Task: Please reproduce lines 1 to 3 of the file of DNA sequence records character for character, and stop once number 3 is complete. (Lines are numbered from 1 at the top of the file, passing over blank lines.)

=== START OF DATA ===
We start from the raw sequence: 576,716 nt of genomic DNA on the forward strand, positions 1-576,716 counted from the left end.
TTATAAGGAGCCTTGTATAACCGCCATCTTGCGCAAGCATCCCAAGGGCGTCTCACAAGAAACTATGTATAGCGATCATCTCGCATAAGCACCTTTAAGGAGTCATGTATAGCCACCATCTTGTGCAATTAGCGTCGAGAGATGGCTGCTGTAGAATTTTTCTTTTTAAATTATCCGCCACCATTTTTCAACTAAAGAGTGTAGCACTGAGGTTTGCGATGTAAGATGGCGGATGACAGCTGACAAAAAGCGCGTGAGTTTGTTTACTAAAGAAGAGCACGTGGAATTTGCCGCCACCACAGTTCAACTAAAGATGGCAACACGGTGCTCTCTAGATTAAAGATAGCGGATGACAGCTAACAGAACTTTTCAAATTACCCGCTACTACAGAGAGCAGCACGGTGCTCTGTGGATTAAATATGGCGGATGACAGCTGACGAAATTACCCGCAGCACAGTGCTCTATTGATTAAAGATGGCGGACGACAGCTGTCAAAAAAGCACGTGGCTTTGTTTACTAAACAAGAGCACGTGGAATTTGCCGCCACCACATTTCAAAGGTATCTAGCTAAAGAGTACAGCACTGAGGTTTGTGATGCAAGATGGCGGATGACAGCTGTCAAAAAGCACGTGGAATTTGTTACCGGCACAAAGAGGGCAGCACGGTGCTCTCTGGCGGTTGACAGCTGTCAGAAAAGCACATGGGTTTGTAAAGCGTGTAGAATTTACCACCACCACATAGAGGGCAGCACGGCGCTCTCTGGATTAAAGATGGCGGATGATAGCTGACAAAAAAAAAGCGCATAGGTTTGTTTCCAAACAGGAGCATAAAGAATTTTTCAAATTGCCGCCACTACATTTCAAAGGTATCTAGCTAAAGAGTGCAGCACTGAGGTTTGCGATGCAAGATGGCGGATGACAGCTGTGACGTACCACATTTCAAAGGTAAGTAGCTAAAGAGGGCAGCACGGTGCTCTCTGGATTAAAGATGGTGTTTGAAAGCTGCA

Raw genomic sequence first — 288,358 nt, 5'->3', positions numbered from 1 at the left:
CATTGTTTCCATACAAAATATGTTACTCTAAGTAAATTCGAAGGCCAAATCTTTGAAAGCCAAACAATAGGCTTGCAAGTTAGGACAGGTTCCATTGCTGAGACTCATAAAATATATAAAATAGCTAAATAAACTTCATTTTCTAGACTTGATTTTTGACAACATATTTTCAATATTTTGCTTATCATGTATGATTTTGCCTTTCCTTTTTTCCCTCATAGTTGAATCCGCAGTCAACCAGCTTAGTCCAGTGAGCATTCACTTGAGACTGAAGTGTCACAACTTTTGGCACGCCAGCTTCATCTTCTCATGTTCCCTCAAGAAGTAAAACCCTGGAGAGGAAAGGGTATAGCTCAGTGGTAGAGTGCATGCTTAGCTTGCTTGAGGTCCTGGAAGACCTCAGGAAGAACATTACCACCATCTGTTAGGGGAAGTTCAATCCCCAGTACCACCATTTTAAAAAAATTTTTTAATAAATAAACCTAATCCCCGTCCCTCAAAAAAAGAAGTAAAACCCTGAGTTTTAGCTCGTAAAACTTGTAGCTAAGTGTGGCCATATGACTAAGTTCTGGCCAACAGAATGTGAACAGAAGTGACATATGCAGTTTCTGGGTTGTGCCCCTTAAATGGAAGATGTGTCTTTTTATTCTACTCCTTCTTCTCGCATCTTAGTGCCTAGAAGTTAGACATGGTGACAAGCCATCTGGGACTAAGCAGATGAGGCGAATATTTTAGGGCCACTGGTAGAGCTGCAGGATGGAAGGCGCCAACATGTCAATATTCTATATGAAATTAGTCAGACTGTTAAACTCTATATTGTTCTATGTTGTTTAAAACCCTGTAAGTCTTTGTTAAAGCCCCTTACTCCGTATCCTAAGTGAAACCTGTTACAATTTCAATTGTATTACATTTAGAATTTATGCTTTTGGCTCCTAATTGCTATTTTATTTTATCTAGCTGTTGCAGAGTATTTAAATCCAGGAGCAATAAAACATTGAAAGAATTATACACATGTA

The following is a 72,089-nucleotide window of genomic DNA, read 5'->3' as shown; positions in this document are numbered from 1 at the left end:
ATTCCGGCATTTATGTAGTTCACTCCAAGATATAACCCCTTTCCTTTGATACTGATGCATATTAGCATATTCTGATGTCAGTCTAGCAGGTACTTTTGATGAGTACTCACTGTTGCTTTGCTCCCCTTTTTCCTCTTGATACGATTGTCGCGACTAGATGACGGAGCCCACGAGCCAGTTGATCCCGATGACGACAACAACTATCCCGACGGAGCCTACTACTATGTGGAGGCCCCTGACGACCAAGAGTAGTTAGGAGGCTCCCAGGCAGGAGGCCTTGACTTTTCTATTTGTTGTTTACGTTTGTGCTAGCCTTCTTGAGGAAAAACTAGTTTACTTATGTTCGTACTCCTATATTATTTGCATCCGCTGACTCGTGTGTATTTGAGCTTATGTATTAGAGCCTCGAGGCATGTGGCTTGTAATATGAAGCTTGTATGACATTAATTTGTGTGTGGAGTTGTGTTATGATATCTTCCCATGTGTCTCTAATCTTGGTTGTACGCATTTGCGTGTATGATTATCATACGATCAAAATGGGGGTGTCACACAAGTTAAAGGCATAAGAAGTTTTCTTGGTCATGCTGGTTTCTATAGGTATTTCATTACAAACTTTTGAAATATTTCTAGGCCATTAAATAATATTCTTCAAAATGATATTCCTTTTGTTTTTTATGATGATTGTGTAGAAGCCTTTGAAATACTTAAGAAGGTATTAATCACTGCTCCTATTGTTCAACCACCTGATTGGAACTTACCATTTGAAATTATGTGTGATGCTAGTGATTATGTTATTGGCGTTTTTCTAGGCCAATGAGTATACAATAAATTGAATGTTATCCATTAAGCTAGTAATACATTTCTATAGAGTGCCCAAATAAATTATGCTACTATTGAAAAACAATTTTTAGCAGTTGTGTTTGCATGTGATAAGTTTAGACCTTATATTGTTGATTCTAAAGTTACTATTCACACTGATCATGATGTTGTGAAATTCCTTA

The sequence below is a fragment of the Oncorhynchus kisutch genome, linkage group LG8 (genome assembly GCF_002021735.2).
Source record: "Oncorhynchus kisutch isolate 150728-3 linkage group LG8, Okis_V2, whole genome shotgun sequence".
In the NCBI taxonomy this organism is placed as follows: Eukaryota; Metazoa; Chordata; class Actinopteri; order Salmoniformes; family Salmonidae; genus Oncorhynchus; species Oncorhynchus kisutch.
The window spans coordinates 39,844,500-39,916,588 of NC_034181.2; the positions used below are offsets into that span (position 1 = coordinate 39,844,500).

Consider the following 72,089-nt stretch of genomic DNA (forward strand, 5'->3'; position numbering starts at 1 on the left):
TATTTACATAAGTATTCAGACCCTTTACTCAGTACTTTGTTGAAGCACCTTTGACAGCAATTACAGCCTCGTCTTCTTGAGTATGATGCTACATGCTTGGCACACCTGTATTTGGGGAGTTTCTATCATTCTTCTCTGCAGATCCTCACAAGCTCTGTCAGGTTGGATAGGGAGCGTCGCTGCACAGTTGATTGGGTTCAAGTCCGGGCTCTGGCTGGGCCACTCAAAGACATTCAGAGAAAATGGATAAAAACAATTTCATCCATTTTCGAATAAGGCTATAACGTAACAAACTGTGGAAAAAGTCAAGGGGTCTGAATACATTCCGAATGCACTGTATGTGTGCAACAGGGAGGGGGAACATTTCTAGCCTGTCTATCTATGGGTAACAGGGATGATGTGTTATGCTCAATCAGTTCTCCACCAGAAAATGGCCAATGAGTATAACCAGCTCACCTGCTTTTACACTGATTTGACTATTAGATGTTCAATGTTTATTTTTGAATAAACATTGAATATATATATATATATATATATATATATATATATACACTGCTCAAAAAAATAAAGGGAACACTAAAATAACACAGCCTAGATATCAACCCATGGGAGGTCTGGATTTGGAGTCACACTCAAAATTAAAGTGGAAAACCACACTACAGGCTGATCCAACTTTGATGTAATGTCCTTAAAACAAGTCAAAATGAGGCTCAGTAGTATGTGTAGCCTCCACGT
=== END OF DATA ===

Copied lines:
We start from the raw sequence: 576,716 nt of genomic DNA on the forward strand, positions 1-576,716 counted from the left end.
TTATAAGGAGCCTTGTATAACCGCCATCTTGCGCAAGCATCCCAAGGGCGTCTCACAAGAAACTATGTATAGCGATCATCTCGCATAAGCACCTTTAAGGAGTCATGTATAGCCACCATCTTGTGCAATTAGCGTCGAGAGATGGCTGCTGTAGAATTTTTCTTTTTAAATTATCCGCCACCATTTTTCAACTAAAGAGTGTAGCACTGAGGTTTGCGATGTAAGATGGCGGATGACAGCTGACAAAAAGCGCGTGAGTTTGTTTACTAAAGAAGAGCACGTGGAATTTGCCGCCACCACAGTTCAACTAAAGATGGCAACACGGTGCTCTCTAGATTAAAGATAGCGGATGACAGCTAACAGAACTTTTCAAATTACCCGCTACTACAGAGAGCAGCACGGTGCTCTGTGGATTAAATATGGCGGATGACAGCTGACGAAATTACCCGCAGCACAGTGCTCTATTGATTAAAGATGGCGGACGACAGCTGTCAAAAAAGCACGTGGCTTTGTTTACTAAACAAGAGCACGTGGAATTTGCCGCCACCACATTTCAAAGGTATCTAGCTAAAGAGTACAGCACTGAGGTTTGTGATGCAAGATGGCGGATGACAGCTGTCAAAAAGCACGTGGAATTTGTTACCGGCACAAAGAGGGCAGCACGGTGCTCTCTGGCGGTTGACAGCTGTCAGAAAAGCACATGGGTTTGTAAAGCGTGTAGAATTTACCACCACCACATAGAGGGCAGCACGGCGCTCTCTGGATTAAAGATGGCGGATGATAGCTGACAAAAAAAAAGCGCATAGGTTTGTTTCCAAACAGGAGCATAAAGAATTTTTCAAATTGCCGCCACTACATTTCAAAGGTATCTAGCTAAAGAGTGCAGCACTGAGGTTTGCGATGCAAGATGGCGGATGACAGCTGTGACGTACCACATTTCAAAGGTAAGTAGCTAAAGAGGGCAGCACGGTGCTCTCTGGATTAAAGATGGTGTTTGAAAGCTGCA

Raw genomic sequence first — 288,358 nt, 5'->3', positions numbered from 1 at the left: